GringoPost | Cuenca, Ecuador: Applied for IESS at 11 AM; had bus "accident" at 1:30 PM

Logo HTML1

.
.

Search HTML3

Applied for IESS at 11 AM; had bus "accident" at 1:30 PM

Process couldn't be easier. We asked receptionist for an English-speaking clerk and were given a number. Two minutes later we were called up. Forms completed, payment process explained and we were out the door in under 10 minutes. I bought our friend lunch as a thank you, we bought flowers nearby and went our separate ways.

I hoofed it over to Pio Bravo to catch a #16 bus home. Mr. Driver was having a bad day, I guess. The lady in front of me, with her 5-ish son asked the driver to slow or stop so that she and her boy could get seated safely. He angrily claimed the bus was full. I saw plenty of seats. I swiped my bus card and the driver gunned the engine, launching me through the still-open door. I hit the street hard on my side. The young boy saw me hit the pavement and for a few moments I didn't move. Poor kid was hysterical, “Mommy, Mommy that man is dead!” Mom demanded that the driver stop. Within a minute or two, she is telling an officer what happened. Passers-by helped me out of the street onto the curb, checked me for orientation, returned the items that had fallen from my pockets and even brought me water to drink. Ambulance came very shortly, I was examined, cleaned up a bit (I was bleeding) and transported to a small hospital. EMTs were friendly and efficient. The same can be said for the hospital staff. Lots of scrapes, bruises, broken teeth and cracked ribs. My mouth was stitched together (my teeth got pushed completely though my lower.lip. I could whistle in harmony through the new hole!)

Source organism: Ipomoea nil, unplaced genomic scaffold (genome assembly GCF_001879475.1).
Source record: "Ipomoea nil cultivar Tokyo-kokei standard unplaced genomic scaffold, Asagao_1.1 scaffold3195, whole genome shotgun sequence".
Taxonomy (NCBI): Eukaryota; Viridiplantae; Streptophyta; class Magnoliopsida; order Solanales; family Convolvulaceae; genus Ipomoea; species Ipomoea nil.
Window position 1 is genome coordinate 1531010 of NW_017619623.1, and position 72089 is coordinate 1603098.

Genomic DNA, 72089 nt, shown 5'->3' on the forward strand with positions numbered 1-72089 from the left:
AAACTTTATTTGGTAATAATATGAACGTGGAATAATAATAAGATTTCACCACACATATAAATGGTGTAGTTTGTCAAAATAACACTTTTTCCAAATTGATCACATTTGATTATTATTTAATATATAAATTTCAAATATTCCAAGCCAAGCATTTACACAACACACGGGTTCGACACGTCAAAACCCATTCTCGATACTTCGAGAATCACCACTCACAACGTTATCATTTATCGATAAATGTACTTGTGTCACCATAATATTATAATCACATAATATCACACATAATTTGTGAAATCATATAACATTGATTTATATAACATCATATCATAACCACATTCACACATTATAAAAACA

I was discharged with some meds and a return date for the stitches to come out. In the hospital parking lot, I was waiting with a patrolman for a cruiser to transport me downtown for my statement. To my surprise and relief, the young mom pulled in, driven by her hubby. She was checking my condition and volunteered to ride with me and the po-po to town. When we arrived, the "driver" was there along with his supervisor and the bus company's general manager.

On the drive in, the officers explained that I could ask for a cash settlement. I wasn't really interested in that until I asked if the "driver" will get a ticket. “Oh yes!” So how much is the fine? "$35." $35?!?!?" That's barely dinner and drink money for two. We negotiated an amount that was lower than I wanted, but enough so it will “put a hurtin'” on him. The supervisor kept trying to get me to lower the amount, saying “I can see you are a good man...” Not today, sonny. The driver showed no signs and made no expressions of remorse. Maybe next time he'll be a bit more thoughtful, assuming he'll still be driving a city bus.

I apologize for this somewhat lengthy post, but I want to express my deepest thanks to a lot of caring people I met during my ordeal: concerned strangers on the street, the EMTs and hospital workers, the very professional, courteous and helpful police and most especially to Sandra Bravo, the dear young mother who would not let the matter drop until the "driver" was called to account for his callous disregard for passenger safety. She even rode with me afterward when the police drove me home.

I am going to be on the mend for a while, but I am cheered by all the wonderful Cuencanos/Cuencanas I met.

Oh, and IESS pays for medical costs due to accidents from day one. Suh-weet.

Austin W Troxell: awtroxell(at)aol.com

City: Cuenca